The City is taking action to aggressively halt the spread of COVID-19 in Toronto.
To slow down and ultimately stop the spread of COVID 19, save lives, protect the healthcare system and ensure the economy and society can rebound more quickly, the following measures will take effect April 1, 2020 for up to 12 weeks:
– All individuals with COVID-19 are ordered by the Medical Officer of Health to stay home, under the Health Protection and Promotion Act for 14 days
– All individuals who have had close contact with someone who has COVID-19 are also ordered to stay home by the Medical Officer of Health for 14 days
– Anyone who is not ill or has not travelled, is strongly directed to stay home except for the following reasons:
- accessing healthcare or medication
- shop for groceries once per week
- walk their dogs
- get daily exercise while maintaining physical distancing of at least two metres
– People returning from international travel must stay home, already a federal order
– Anyone over the age of 70, as the province announced this week, is strongly encouraged to stay home as much as possible
– Increased supports for self-isolation for those experiencing homelessness
– Only essential businesses remain open, and those businesses must maximize physical distancing and infection prevention and control practices, and limit in-person access to those businesses, as much as possible
– Increased cleaning and active screening of employees at all businesses.
On April 2, 2020 the Mayor signed an emergency order regulating physical distancing in City of Toronto parks and public squares.
Mayor Tory has announced the fine for people failing to keep at least two metres of distance from others in City of Toronto parks and public spaces has been set at $1,000. The Chief Justice of the Province of Ontario approved the City’s request for a set fine Friday.
Any two people who don’t live together, who fail to keep two metres of distance between them in a park or public square, can receive a $1,000 ticket – the maximum set fine available.
The Mayor introduced Emergency Order No. 1 – Emergency Physical Distancing Regulations with respect to Parks, and Public Squares on Thursday, April 2 as part of the City’s ongoing efforts to encourage people from separate households to keep at least two metres distance between each other to help stop the spread of COVID-19 and save lives.
The City’s COVID-19 Enforcement Team will be monitoring locations across Toronto.
Click here to read the April 2nd news release from the City.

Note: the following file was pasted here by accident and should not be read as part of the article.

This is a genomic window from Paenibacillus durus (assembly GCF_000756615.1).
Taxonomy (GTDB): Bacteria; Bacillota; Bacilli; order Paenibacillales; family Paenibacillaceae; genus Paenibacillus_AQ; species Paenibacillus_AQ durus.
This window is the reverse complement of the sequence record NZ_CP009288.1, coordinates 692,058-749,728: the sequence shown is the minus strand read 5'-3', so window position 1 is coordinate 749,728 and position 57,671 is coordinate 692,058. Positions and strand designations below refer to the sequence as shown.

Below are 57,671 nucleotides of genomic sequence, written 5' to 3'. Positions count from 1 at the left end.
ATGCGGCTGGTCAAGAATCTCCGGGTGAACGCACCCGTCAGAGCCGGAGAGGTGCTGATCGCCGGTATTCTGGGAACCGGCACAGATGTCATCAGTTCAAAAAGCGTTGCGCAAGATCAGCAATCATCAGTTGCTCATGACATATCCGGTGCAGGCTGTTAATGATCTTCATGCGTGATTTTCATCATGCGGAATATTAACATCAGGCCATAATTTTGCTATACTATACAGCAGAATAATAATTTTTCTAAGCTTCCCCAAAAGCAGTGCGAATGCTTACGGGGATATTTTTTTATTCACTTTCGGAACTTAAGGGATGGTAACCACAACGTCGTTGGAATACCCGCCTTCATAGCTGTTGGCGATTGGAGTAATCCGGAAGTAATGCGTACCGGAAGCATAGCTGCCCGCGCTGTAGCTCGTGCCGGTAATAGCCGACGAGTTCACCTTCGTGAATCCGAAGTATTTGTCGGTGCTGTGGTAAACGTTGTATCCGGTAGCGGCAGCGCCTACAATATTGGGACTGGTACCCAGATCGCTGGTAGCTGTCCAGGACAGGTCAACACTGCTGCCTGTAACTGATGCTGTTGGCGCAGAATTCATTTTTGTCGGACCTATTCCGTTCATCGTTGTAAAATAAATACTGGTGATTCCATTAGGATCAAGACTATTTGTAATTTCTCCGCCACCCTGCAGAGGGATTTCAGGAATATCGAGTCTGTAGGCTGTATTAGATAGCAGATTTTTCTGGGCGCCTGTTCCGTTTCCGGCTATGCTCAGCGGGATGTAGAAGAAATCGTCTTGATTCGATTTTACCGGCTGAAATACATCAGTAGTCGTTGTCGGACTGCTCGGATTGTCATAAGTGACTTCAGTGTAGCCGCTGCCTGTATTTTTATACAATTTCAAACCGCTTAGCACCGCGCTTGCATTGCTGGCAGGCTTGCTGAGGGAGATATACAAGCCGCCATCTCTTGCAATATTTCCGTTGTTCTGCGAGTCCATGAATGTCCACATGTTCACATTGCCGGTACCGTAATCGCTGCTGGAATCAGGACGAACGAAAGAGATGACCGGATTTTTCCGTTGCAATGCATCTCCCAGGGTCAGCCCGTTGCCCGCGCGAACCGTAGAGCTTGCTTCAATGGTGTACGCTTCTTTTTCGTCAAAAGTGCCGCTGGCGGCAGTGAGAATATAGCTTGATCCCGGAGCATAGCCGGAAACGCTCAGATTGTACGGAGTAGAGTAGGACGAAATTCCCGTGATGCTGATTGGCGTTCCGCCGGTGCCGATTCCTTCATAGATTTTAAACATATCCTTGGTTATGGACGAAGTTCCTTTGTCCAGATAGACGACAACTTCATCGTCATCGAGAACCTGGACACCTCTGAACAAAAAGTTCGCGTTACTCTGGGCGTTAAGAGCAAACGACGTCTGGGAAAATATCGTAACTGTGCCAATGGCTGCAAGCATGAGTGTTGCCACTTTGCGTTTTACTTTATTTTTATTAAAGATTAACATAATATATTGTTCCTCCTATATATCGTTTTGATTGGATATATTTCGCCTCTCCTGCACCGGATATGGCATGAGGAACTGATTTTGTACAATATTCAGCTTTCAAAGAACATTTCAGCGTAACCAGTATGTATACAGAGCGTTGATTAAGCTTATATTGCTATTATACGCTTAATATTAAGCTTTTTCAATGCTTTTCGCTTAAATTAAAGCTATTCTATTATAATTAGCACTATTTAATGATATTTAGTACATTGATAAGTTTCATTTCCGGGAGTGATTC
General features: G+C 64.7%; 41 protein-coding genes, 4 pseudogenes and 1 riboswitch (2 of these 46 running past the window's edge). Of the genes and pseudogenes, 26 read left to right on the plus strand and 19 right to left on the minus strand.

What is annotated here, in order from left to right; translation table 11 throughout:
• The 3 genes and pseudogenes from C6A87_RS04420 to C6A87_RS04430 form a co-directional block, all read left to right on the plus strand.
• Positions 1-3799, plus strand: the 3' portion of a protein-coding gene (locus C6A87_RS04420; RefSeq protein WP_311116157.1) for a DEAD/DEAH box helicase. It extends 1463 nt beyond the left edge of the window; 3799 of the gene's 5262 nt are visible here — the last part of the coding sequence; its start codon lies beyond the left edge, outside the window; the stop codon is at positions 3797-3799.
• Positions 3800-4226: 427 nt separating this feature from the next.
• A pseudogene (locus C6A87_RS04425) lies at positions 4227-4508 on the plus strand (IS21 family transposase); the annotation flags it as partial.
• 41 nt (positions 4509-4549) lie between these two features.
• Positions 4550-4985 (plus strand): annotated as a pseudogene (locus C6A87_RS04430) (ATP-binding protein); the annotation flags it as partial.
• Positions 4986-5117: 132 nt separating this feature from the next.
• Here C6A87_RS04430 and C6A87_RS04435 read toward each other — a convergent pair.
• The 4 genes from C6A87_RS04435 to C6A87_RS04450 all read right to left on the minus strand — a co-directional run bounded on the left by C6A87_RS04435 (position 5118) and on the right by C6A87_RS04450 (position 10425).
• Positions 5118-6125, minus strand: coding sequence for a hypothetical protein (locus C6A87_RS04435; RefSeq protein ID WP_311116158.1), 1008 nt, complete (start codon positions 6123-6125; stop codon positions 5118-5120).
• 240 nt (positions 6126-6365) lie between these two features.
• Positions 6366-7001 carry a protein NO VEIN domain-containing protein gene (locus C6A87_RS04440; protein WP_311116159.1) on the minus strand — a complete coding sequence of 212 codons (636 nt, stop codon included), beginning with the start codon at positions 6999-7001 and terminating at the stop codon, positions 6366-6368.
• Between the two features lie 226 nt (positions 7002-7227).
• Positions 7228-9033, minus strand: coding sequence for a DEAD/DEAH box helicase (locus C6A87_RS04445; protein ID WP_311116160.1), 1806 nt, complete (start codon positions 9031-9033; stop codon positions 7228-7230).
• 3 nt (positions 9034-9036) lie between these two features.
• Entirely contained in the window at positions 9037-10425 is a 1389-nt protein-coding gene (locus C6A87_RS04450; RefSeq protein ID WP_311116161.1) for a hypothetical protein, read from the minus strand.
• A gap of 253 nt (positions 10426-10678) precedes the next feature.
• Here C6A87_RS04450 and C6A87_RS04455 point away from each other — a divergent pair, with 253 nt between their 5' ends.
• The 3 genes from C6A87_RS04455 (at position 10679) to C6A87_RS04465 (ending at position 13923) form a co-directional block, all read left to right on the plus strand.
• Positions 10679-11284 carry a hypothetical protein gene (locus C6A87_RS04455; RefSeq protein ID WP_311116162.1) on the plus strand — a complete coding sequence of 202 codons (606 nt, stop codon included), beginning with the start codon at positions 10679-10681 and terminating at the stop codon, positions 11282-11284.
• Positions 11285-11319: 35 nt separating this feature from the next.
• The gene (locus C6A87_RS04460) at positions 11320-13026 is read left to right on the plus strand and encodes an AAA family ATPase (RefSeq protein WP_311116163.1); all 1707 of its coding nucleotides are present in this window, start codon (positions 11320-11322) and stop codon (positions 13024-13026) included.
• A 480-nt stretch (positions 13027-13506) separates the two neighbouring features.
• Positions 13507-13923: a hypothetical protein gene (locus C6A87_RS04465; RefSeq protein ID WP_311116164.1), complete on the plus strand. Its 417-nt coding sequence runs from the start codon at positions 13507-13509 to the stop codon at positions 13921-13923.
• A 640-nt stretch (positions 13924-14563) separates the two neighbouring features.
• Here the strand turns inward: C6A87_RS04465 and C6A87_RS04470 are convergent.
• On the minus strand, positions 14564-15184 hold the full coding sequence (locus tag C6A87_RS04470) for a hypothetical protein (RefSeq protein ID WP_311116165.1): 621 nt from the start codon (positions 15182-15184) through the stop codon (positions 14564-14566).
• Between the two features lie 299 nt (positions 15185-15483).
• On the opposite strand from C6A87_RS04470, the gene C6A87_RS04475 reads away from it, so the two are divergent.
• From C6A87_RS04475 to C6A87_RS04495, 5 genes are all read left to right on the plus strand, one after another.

Mayor Tory Declared a State of Emergency
On March 23, 2020 Mayor Tory declared a State of Emergency in the City of Toronto after receiving advice from Toronto’s Medical Officer of Health and the Office of Emergency Management.
The City is not taking this situation lightly and is taking strict measures to stop the spread of COVID-19. Declaring an emergency will ensure the City can continue to act and respond quickly to the pandemic and any other events that arise in the weeks ahead.
Click here to read the City’s news release.
Toronto’s Medical Officer of Health is urging physical distancing as a way to minimize COVID-19 transmission in the community. Physical distancing means limiting the number of people you come into close contact with. Measures include:
- keeping 2 metres (6 feet) apart from others
- avoiding mass gatherings
- avoiding crowds
Toronto Public Health is encouraging residents to stay home, when possible, and reduce interactions with others. If we want to be successful in protecting ourselves, our families and our community against this virus, we have to take physical distancing even more seriously. Click here to learn more.
- Do not make multiple trips to the grocery store
- Do not have friends over for dinner parties
- Do not arrange play dates for children
- Do not congregate in playgrounds or dog parks
This is a difficult period for all of us and self-isolation can be hard both physically and mentally. While it’s important we stay physically away from each other, there are things you can do to stay connected:
- Call your neighbour to see how they’re doing
- Use programs like Skype, FaceTime or Zoom to video call your friends or family
- Set up a virtual games night or movie watching party
- Only go out when you need to and practice physical distancing (take a walk)
City Strongly Recommends Wearing Face Coverings or Non-Medical Masks
To help stop the spread of COVID-19, Toronto Public Health is strongly recommending that we wear a non-medical face mask or face covering to protect others when in settings where physical distancing cannot be maintained. The TTC is also recommending we wear a mask or face covering while on public transit.
Toronto Public Health advises that wearing a face mask or face covering in public can help protect others from your germs. However, public health officials continue to stress that a face mask or face covering has not been proven to protect the person wearing it from COVID-19 and is not a substitute for physical distancing and hand washing.